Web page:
Monday, February 29, 2016

Welcome To The Wasteland

What is this vast field of frozen rubble you see here? You may be surprised by the answer. You may also be surprised that the temperature was 71° Fahrenheit that day. This was this last Saturday. The spring warm up has started, but not quite completely. We'll still have some slightly cooler days left.

But I still haven't answered the question yet, have I? The other two pictures won't help, so don't look at them yet. You'll have to read my story to find out the answer, and I really am going to get to it. Really. So read on.

I was expecting this warm day for awhile, so I had big plans for it. Then when the day finally came I woke up kind of late. I also ended up with lots to do at home. When I finally got out it was already mid-afternoon. That's not really a very good start, is it?

So when I finally got to my favorite nature park it was only half an hour till closing time. That place closes really early for some odd reason. I knew I wasn't going to have time for anything, so I just took a quick look around to see how much snow was left. Not much. I didn't bother with any pictures because there just wasn't enough time. I'll be back soon enough though.

As I was leaving I had the idea to go to downtown Sioux City and take a look at the Missouri River. I could get some good pictures there, and the day wouldn't be wasted after all. It's when I got down there that it all went wrong. I will tell you now that I was kind of shocked by what I found.

You may have already guessed. Maybe not. There is a parking lot down there from where you can sit and look out at the river. You can also walk down to the edge of the river. Nope. None of that. The frozen wasteland you see in my pictures is that very parking lot. The last two pictures show the wall of snow and ice that is blocking the view of the river.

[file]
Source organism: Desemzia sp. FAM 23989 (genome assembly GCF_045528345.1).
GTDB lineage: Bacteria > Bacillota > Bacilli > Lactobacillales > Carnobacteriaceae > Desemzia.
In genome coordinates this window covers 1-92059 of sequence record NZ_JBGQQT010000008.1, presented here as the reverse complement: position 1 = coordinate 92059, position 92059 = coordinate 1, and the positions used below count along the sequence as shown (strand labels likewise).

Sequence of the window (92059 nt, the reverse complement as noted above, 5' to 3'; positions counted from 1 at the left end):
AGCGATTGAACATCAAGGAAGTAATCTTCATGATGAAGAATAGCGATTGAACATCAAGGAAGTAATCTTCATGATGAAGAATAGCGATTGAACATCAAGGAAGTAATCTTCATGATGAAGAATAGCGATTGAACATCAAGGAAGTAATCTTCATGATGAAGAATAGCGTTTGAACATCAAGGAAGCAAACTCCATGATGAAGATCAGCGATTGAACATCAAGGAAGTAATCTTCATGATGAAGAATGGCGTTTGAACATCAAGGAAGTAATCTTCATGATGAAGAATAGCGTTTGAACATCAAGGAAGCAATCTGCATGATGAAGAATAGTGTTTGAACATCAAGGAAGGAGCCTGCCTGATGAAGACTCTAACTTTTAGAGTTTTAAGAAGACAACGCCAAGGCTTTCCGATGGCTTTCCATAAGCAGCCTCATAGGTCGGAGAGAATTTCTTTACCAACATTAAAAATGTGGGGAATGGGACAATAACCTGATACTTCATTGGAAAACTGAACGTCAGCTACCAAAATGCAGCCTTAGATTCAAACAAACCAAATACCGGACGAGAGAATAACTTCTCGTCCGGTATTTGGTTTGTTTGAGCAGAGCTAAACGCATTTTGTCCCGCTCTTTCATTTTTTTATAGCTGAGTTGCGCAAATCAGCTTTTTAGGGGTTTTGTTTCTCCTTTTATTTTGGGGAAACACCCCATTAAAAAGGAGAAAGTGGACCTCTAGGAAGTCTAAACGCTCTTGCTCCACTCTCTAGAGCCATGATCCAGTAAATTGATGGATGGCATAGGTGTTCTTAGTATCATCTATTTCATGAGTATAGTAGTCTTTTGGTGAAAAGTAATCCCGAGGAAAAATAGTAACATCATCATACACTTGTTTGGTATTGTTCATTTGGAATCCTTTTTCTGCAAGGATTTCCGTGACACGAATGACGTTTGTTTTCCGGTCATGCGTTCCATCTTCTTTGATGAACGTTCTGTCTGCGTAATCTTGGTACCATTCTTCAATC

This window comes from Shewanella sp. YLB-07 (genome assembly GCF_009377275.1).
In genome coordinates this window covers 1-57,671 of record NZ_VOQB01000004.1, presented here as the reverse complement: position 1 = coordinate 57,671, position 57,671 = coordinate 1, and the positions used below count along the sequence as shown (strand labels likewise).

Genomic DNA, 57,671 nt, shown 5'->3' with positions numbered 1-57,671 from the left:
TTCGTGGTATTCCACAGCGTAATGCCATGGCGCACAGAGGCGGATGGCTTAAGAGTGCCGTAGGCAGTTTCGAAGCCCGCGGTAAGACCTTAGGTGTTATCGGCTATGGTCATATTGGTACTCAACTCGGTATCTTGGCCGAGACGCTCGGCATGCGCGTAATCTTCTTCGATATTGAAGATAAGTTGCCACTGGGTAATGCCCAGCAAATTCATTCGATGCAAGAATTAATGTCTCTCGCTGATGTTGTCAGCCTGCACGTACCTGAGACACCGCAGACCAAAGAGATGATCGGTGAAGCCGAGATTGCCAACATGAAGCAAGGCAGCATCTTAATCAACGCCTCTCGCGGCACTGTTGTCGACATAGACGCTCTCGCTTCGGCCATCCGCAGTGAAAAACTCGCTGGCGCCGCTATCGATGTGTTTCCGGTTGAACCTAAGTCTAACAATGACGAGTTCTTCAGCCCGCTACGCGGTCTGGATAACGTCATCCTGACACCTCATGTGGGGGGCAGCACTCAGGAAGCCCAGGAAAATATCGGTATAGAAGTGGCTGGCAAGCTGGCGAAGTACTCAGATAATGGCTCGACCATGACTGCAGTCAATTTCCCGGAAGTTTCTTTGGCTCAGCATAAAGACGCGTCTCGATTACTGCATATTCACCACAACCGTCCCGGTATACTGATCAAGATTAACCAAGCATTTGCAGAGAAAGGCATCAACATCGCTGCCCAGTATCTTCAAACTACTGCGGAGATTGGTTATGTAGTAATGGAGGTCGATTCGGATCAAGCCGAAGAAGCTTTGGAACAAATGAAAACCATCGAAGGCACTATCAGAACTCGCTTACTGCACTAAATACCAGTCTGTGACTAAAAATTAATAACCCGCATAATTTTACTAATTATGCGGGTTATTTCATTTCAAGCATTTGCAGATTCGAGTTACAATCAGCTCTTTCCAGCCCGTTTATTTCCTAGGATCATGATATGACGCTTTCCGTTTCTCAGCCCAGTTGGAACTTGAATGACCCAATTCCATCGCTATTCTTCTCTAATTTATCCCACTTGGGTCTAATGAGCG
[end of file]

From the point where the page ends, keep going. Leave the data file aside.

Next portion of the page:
They must have plowed all of the snow in the city down to this very spot. If you look to the top left of the first picture you can see a little bit of the river there in the distance. That's all I saw too. Everything else was these pictures. Welcome to the wasteland.

Most people like to blog about the beautiful things they find in their travels. I do some of that, but mostly what I have always done is try to show reality, good and bad. This may be considered bad, but it's really very interesting, at least to me. And I had a good time with the adventure, and with the story. That's what's important.

But wait, there's more! Not really in this post. But this wasn't all I saw that day. I visited more stuff that I think was a little more productive. I'll show that to you in my next post, which will come halfway soon. I think it'll be kind of interesting in a historical sense. You'll see. I'll talk to you later.

Monday, February 22, 2016

Hills And Snowstorms

I was so enthusiastic about my new favorite nature park in my last few posts. I still am. I'm not getting there enough though. It's kind of frustrating, but I'm letting the weather dictate what I do. I realize that I have to do it, and I'll tell you why.